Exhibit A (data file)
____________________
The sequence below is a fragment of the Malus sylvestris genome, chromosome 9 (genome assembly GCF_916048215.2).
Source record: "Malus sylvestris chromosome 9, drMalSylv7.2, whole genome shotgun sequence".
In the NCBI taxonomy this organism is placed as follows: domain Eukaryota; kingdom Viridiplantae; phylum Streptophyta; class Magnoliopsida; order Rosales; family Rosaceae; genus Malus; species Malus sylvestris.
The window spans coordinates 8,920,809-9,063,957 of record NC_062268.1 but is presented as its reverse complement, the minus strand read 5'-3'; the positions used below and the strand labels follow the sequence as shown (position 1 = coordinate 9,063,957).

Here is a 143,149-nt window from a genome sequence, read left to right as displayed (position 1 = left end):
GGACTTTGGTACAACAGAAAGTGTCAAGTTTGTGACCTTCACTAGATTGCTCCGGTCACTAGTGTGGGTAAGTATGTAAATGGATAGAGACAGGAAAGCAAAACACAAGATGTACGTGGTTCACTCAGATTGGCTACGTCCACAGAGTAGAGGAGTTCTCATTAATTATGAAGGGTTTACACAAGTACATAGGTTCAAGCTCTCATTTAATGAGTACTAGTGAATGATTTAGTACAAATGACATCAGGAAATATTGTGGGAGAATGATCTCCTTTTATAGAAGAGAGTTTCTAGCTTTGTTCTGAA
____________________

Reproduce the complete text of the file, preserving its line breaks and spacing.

The sequence below is a fragment of the Malus sylvestris genome, chromosome 9 (genome assembly GCF_916048215.2).
Source record: "Malus sylvestris chromosome 9, drMalSylv7.2, whole genome shotgun sequence".
In the NCBI taxonomy this organism is placed as follows: domain Eukaryota; kingdom Viridiplantae; phylum Streptophyta; class Magnoliopsida; order Rosales; family Rosaceae; genus Malus; species Malus sylvestris.
The window spans coordinates 8,920,809-9,063,957 of record NC_062268.1 but is presented as its reverse complement, the minus strand read 5'-3'; the positions used below and the strand labels follow the sequence as shown (position 1 = coordinate 9,063,957).

Here is a 143,149-nt window from a genome sequence, read left to right as displayed (position 1 = left end):
GGACTTTGGTACAACAGAAAGTGTCAAGTTTGTGACCTTCACTAGATTGCTCCGGTCACTAGTGTGGGTAAGTATGTAAATGGATAGAGACAGGAAAGCAAAACACAAGATGTACGTGGTTCACTCAGATTGGCTACGTCCACAGAGTAGAGGAGTTCTCATTAATTATGAAGGGTTTACACAAGTACATAGGTTCAAGCTCTCATTTAATGAGTACTAGTGAATGATTTAGTACAAATGACATCAGGAAATATTGTGGGAGAATGATCTCCTTTTATAGAAGAGAGTTTCTAGCTTTGTTCTGAA